The Hanoi Summit – We Asked Joe Cirincione What Happens Next in U.S.-North Korea Relations

U.S. President Donald Trump and North Korea's leader Kim Jong Un hold a summit at the Capella Hotel on the resort island of Sentosa, Singapore June 12, 2018. REUTERS/Jonathan Ernst

The Hanoi Summit – We Asked Joe Cirincione What Happens Next in U.S.-North Korea Relations

"The best hope for course correction is an engaged public and Congress."

Editor’s Note: Looking for more opinions on where we go after the Hanoi summit? Check out all 80 expert takes on where U.S-North Korea relations go next here.

John Bolton appears to have locked the U.S. administration into a policy death spiral. His Sunday, March 10 talk show declaration that North Korea must entirely surrender its nuclear, biological and chemical weapons programs before any significant U.S. moves towards sanctions relief or peace is a fantasy. We can call this the Unobtainium Strategy.

Bolton explicitly rejects the “action for action” plan that Stephen Biegun had favored prior to the Hanoi Summit. Biegun appears to have capitulated to Bolton, telling reporters at a March 7 State Department briefing that “Nobody in the administration advocates a step-by-step approach.” 

There is zero chance that North Korea will agree. In Hanoi, North Korea wanted to trade some of their nuclear capability for most of the sanctions. Trump offered some of the sanctions for most of their nuclear capability. There was a deal to be made, but Trump proved too incompetent to make it.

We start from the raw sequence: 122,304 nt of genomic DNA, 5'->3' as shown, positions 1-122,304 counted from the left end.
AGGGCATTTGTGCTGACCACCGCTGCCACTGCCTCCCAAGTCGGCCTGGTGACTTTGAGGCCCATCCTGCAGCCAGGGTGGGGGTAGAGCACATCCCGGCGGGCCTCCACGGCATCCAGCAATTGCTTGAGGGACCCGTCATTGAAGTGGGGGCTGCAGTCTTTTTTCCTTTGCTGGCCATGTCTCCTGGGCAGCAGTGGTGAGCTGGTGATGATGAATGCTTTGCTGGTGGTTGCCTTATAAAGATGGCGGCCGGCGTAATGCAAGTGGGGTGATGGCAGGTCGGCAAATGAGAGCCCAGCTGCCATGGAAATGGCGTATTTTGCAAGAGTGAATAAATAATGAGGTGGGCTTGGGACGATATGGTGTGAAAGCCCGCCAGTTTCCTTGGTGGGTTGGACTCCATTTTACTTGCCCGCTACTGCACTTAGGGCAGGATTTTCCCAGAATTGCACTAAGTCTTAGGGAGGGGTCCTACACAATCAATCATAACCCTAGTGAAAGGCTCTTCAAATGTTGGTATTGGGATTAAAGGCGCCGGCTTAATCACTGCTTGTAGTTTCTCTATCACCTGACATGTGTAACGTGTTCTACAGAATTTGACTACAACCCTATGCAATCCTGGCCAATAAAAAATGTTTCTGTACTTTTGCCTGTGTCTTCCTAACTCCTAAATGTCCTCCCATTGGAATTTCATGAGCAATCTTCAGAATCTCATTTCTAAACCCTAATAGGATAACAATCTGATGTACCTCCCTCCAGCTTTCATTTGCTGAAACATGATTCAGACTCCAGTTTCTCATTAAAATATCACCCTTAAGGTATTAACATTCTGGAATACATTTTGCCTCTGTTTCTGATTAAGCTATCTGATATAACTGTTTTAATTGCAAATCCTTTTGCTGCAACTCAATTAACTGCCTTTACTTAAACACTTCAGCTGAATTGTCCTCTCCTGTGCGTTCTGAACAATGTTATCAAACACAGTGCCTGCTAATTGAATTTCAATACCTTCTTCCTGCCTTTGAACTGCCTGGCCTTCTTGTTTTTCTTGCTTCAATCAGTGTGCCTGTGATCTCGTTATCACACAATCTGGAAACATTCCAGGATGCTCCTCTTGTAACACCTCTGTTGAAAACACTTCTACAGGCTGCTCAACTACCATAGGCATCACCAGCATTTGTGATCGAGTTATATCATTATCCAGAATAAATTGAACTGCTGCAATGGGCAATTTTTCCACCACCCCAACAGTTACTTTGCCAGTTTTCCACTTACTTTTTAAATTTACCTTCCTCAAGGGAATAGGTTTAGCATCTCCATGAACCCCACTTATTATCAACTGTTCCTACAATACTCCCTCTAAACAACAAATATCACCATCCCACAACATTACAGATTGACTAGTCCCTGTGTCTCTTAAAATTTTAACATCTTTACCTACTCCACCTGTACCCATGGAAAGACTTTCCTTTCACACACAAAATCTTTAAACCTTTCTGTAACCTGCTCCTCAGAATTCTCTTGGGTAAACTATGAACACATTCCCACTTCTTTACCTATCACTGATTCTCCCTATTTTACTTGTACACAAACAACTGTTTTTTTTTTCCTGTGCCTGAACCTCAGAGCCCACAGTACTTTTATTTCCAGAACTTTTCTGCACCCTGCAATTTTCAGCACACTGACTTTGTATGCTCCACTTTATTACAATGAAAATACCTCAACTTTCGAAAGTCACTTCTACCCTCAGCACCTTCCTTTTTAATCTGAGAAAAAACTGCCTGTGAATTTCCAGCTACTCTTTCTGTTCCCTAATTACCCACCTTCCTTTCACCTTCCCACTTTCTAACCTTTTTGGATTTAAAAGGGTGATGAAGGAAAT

Bolton has now raised the demand to all of everything before the United States does anything. Having convinced Trump to “go big,” likely knowing it would fail, he sabotaged an already difficult summit, popularized the myth that the failure of past agreements was entirely the fault of North Korea, and set U.S. policy on auto-destruct. Sanctions and military threats will not force Pyongyang to collapse or comply. Instead, this will lead to either acceptance of their nuclear status or war.

The best hope for course correction is an engaged public and Congress. Public demands for a better policy will likely grow as Trump’s failure deteriorates into military signaling (see North Korea’s recent launch site activity) and increased war fears. 

Congress might be receptive. There is a possibility that Republicans and Democrats could cooperate. Republicans may not want to see another foreign policy disaster drag down the administration and their party. Democrats should not want the next president to inherit this mess, knowing it will be even harder for a Democratic president to negotiate a deal. This will particularly be the case when some Republicans predictably turn against a diplomatic process they only favored because Trump wanted it.

Our role as experts must be to provide a more balanced analysis of the blame both sides share for past failures, explanations of why step-by-step diplomacy is more realistic than all-or-nothing. The role of experts should also be to provide a greater appreciation for the views of our ally, South Korea, and its public’s desire for peace and disarmament. South Koreans don’t want to risk war for a fantasy. Neither should we.

Joe Cirincione is the President of the Ploughshares Fund.

Image: Reuters